World Video | Defence | Foreign Affairs | Natural Events | Trade | NZ in World News | NZ National News Video | NZ Regional News | Search

 


UN strengthens key human rights reporting system

UN strengthens key human rights reporting system

Geneva, 10 April 2014 – International human rights reporting received a significant boost after the UN General Assembly on Wednesday approved steps to strengthen the system for reviewing how member states comply with their human rights treaty obligations.

The General Assembly resolution (A/68/L.37) aims to streamline and harmonise the work of 10 Geneva-based committees, known as Treaty Bodies. These committees, composed of independent experts, review how countries actually implement the international conventions they have ratified, for example the Convention against Torture (CAT) and the Convention on the Rights of the Child (CRC).

(Full list: http://www.ohchr.org/EN/HRBodies/Pages/HumanRightsBodies.aspx)

“The Treaty Bodies are at the heart of the international human rights protection system. Their work often sounds early warnings about human rights problems in particular states. They also offer real guidance for improvement in all countries and a substantive basis for the work of other human rights experts,” said UN High Commissioner for Human Rights Navi Pillay.

“But new conventions and the growing number of ratifications, while very welcome, have stretched the system to breaking point. That’s why I called in 2009 for reflection on ways to strengthen the system. The steps now approved can provide a real way forward to make the treaty body system even more effective,” she said.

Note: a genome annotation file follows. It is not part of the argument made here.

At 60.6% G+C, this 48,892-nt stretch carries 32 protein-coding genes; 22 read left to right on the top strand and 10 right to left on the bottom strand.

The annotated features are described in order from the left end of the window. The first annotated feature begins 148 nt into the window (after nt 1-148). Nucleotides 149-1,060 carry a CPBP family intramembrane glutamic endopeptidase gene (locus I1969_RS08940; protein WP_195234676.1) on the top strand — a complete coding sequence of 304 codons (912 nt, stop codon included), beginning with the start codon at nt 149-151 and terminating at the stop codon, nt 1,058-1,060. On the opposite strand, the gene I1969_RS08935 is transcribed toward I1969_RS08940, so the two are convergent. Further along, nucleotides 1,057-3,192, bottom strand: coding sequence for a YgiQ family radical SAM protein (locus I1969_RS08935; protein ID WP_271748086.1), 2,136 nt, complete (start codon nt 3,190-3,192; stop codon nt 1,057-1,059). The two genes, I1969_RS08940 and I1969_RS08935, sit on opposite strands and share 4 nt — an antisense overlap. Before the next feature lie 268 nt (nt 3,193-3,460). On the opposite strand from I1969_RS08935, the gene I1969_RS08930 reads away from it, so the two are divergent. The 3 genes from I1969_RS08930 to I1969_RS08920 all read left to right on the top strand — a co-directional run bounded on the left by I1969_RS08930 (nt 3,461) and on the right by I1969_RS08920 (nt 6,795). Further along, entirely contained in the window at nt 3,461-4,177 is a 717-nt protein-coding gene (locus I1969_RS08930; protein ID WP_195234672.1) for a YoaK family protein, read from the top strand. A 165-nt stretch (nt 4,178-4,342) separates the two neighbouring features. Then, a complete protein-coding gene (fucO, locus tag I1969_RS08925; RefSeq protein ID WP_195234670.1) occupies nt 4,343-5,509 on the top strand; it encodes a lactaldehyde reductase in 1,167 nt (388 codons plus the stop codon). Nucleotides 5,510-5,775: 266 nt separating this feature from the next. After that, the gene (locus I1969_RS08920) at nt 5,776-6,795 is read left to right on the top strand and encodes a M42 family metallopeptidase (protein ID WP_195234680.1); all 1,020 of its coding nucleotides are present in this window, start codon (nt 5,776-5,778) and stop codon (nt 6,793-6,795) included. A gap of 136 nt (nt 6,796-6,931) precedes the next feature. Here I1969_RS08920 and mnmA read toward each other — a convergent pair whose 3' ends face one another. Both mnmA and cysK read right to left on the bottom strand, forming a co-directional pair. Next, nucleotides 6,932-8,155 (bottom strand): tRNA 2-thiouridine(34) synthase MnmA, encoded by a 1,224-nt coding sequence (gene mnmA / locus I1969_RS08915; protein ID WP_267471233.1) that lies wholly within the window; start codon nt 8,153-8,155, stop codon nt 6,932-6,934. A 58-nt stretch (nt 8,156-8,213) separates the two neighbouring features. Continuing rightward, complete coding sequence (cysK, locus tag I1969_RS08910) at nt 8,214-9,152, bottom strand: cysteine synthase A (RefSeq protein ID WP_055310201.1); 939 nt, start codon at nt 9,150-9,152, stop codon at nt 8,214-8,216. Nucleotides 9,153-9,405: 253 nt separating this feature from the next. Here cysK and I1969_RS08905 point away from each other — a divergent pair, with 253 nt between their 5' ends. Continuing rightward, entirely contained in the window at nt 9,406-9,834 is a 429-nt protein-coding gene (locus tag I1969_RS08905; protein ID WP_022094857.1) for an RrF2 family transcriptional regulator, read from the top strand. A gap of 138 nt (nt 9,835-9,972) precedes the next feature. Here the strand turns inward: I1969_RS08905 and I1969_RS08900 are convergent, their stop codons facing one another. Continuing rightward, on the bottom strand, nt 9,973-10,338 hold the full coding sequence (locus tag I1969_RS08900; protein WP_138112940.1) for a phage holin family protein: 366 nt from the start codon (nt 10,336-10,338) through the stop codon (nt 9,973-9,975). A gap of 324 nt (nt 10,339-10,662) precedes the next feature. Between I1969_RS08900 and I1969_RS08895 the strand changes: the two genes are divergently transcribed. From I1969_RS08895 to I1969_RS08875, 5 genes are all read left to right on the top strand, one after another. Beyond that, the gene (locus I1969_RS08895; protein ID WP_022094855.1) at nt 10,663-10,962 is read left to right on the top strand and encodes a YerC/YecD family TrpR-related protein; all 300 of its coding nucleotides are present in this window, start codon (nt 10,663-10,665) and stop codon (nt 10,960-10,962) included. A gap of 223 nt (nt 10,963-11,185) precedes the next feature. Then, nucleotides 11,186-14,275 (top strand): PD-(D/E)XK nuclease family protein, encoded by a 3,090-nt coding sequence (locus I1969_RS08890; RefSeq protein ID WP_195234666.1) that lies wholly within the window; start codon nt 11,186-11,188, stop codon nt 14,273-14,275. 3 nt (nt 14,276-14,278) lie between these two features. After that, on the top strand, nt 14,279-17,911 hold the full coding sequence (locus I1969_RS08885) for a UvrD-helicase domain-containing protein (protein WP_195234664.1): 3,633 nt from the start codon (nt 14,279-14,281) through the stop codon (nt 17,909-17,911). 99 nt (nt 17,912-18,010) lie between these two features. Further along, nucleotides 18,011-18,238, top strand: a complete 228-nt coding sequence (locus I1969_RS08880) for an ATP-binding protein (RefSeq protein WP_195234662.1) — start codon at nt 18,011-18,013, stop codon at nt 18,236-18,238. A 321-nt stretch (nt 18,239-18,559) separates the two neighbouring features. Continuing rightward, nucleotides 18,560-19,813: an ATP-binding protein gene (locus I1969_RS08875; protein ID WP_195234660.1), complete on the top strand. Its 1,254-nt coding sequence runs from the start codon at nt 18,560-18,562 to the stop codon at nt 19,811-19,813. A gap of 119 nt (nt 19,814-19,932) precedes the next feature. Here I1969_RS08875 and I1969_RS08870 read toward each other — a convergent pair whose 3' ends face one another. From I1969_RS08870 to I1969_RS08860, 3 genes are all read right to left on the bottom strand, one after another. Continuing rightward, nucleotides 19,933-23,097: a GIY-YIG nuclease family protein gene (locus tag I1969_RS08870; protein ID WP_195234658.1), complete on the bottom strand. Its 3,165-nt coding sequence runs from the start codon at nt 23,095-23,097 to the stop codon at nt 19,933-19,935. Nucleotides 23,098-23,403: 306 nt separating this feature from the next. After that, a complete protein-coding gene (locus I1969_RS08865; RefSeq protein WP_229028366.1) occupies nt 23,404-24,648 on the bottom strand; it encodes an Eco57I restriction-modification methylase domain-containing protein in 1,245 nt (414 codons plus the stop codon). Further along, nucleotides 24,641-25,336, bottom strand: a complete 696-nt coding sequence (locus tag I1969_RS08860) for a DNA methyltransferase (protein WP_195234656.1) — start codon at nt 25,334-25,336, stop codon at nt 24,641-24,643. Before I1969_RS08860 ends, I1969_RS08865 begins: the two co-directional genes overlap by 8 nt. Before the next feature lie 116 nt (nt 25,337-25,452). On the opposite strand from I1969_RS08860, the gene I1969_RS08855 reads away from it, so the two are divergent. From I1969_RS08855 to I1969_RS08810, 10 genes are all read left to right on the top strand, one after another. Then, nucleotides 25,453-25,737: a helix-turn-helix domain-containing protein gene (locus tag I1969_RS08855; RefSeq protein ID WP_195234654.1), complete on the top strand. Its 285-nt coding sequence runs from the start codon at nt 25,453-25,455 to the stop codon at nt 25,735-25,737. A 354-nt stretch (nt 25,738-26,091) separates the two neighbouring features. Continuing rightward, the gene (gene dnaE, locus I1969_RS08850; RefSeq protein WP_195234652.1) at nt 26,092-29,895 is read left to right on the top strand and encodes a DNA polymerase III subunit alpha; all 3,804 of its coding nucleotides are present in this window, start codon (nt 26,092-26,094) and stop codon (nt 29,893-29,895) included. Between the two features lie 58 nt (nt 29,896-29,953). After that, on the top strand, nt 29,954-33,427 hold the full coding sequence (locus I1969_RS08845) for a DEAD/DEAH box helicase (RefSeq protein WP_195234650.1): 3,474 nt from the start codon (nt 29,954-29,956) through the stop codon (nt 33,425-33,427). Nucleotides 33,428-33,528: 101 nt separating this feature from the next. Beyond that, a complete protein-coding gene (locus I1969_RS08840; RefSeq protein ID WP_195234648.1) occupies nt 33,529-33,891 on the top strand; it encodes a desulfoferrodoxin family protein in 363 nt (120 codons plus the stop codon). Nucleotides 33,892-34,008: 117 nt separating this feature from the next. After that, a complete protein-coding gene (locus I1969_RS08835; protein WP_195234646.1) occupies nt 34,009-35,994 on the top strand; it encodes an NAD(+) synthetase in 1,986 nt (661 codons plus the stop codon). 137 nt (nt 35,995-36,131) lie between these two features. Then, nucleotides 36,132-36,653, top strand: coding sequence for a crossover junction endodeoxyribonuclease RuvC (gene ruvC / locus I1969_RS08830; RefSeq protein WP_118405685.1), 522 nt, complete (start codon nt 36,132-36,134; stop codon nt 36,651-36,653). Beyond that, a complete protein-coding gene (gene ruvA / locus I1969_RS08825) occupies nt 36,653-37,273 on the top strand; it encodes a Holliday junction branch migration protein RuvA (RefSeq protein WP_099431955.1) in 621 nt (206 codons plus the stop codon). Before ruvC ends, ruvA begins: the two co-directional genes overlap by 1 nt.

When a state ratifies a convention, it agrees to submit a report for review to the relevant committee every four to five years. Committee members, who are also briefed by civil society groups, request information from the state delegation during meetings in Geneva. The committee then issues its findings, highlighting areas of concern and making concrete recommendations for action.

However, the doubling in size of the treaty body system over the past decade, without matching resources, has led to a growing backlog of reports and lengthy gaps between reviews, with some states’ records yet to be assessed at all.

To address this, the resolution provides for an additional 20 weeks meeting time per year. Other planned measures to promote the sustainable and effective functioning of the Treaty Bodies include increased technical assistance from the UN Human Rights Office (OHCHR) to support states in meeting their treaty obligations; and more videoconferencing to facilitate wider participation by delegates from states parties, as was the case when the CRC reviewed the Pacific island nation of Tuvalu.

Funding for the changes and extra resources will come from savings made by streamlining the original Treaty Body system which was set up by the UN in 1970. This includes limits on the length of documents produced by the Treaty Bodies and also on the documentation submitted by States.

Interpretation and translation will be reduced from the current six official languages to a maximum of three, with a fourth provided on an exceptional basis when required. There will also be simplified procedures offered to States to submit reports.